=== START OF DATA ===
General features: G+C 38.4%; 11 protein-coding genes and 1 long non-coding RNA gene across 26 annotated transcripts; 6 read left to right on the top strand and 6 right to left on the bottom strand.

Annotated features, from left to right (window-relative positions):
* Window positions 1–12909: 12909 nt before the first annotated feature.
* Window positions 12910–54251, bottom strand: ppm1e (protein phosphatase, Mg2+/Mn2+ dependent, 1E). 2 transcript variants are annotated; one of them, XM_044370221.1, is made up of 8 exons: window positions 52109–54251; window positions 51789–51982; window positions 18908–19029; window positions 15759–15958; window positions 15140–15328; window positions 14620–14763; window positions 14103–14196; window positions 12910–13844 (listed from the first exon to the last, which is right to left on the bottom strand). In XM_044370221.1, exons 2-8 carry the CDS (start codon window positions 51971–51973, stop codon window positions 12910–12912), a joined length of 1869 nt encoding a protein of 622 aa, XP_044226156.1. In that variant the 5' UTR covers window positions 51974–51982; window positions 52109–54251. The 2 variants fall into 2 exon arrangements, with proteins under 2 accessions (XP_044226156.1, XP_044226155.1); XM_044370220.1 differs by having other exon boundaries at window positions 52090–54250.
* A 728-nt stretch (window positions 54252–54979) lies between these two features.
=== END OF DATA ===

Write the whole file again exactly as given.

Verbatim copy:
General features: G+C 38.4%; 11 protein-coding genes and 1 long non-coding RNA gene across 26 annotated transcripts; 6 read left to right on the top strand and 6 right to left on the bottom strand.

Annotated features, from left to right (window-relative positions):
* Window positions 1–12909: 12909 nt before the first annotated feature.
* Window positions 12910–54251, bottom strand: ppm1e (protein phosphatase, Mg2+/Mn2+ dependent, 1E). 2 transcript variants are annotated; one of them, XM_044370221.1, is made up of 8 exons: window positions 52109–54251; window positions 51789–51982; window positions 18908–19029; window positions 15759–15958; window positions 15140–15328; window positions 14620–14763; window positions 14103–14196; window positions 12910–13844 (listed from the first exon to the last, which is right to left on the bottom strand). In XM_044370221.1, exons 2-8 carry the CDS (start codon window positions 51971–51973, stop codon window positions 12910–12912), a joined length of 1869 nt encoding a protein of 622 aa, XP_044226156.1. In that variant the 5' UTR covers window positions 51974–51982; window positions 52109–54251. The 2 variants fall into 2 exon arrangements, with proteins under 2 accessions (XP_044226156.1, XP_044226155.1); XM_044370220.1 differs by having other exon boundaries at window positions 52090–54250.
* A 728-nt stretch (window positions 54252–54979) lies between these two features.